U.S. Doctor Is Killed by Gunman in Pakistan

LAHORE, Pakistan — An American doctor volunteering at a hospital in eastern Pakistan was shot to death on Monday in front of his wife and 3-year-old son in the latest attack on a follower of the minority Ahmadi faith at a time of rising intolerance across the country.

One of two men on a motorbike opened fire on the doctor, Mehdi Ali Qamar, 50, a cardiologist based in Ohio, as he entered a cemetery in Rabwah, a town in central Punjab Province that is the main center of the Ahmadi community in Pakistan, the police said.

Dr. Qamar had arrived in Pakistan two days earlier as a volunteer at a hospital in Rabwah that has been a target of an extremist hate campaign in recent months. His wife, sister-in-law and son were with him when the shooting occurred.

The gunman shot Dr. Qamar at least 10 times, and he died immediately, Inspector Rana Anwar, the Rabwah police chief, said in a phone interview. The doctor’s relatives were not injured, the authorities said, and the attackers fled.

“This is a faith-based target killing of a very precious man who was saving humanity,” said Saleem-ud Din, an Ahmadi spokesman. “We want justice.”

It was the second year that Dr. Qamar had volunteered at the Tahir Heart Institute, a hospital specializing in cardiac treatment that is run by the Ahmadi community and treats patients of all faiths. In recent months, religious extremists distributed pamphlets in the area warning Muslims against using the hospital.

“Visiting a doctor or receiving treatment in that hospital is forbidden in Islam and an unforgivable sin,” said one such pamphlet. Mr. Din said the police and other law enforcement agencies had failed to act against those orchestrating the campaign.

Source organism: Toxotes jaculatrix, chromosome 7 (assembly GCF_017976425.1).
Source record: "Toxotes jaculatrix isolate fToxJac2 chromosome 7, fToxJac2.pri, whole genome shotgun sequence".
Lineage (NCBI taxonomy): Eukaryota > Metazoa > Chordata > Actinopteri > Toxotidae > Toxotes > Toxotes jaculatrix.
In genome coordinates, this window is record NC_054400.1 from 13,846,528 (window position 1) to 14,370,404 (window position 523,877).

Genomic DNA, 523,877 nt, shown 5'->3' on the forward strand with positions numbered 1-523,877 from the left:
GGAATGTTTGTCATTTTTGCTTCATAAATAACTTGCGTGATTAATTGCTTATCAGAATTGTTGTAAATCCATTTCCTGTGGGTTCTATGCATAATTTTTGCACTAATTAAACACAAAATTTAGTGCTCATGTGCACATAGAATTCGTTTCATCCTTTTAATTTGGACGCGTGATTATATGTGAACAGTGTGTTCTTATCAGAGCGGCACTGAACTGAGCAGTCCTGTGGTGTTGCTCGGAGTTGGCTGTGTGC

The Ahmadi faith offends many orthodox Muslims for its veneration of Mirza Ghulam Ahmad, a 19th-century Punjabi cleric who Ahmadis believe was a prophet sent by God — in contradiction to the mainstream belief that the Prophet Muhammad was the final prophet.

Bowing to pressure from religious hard-liners in 1974, Zulfikar Ali Bhutto, Pakistan’s otherwise-secular prime minister, changed the Constitution to discriminate against Ahmadis, who are forbidden to describe themselves as Muslims. In recent years, extremist groups and lone vigilantes have violently attacked Ahmadis numerous times.

A report by the Ahmadi community published last week said that seven Ahmadis were killed in 2013 and that 16 survived attempts on their lives. The violence has increased in recent months as part of a broader increase in intolerance in Pakistan linked to abuses of the colonial-era blasphemy law.

On May 16, a teenage boy wearing a fake police uniform walked into a police station and fatally shot a 65-year-old Ahmadi man who had been accused of blasphemy in a small town east of Lahore.


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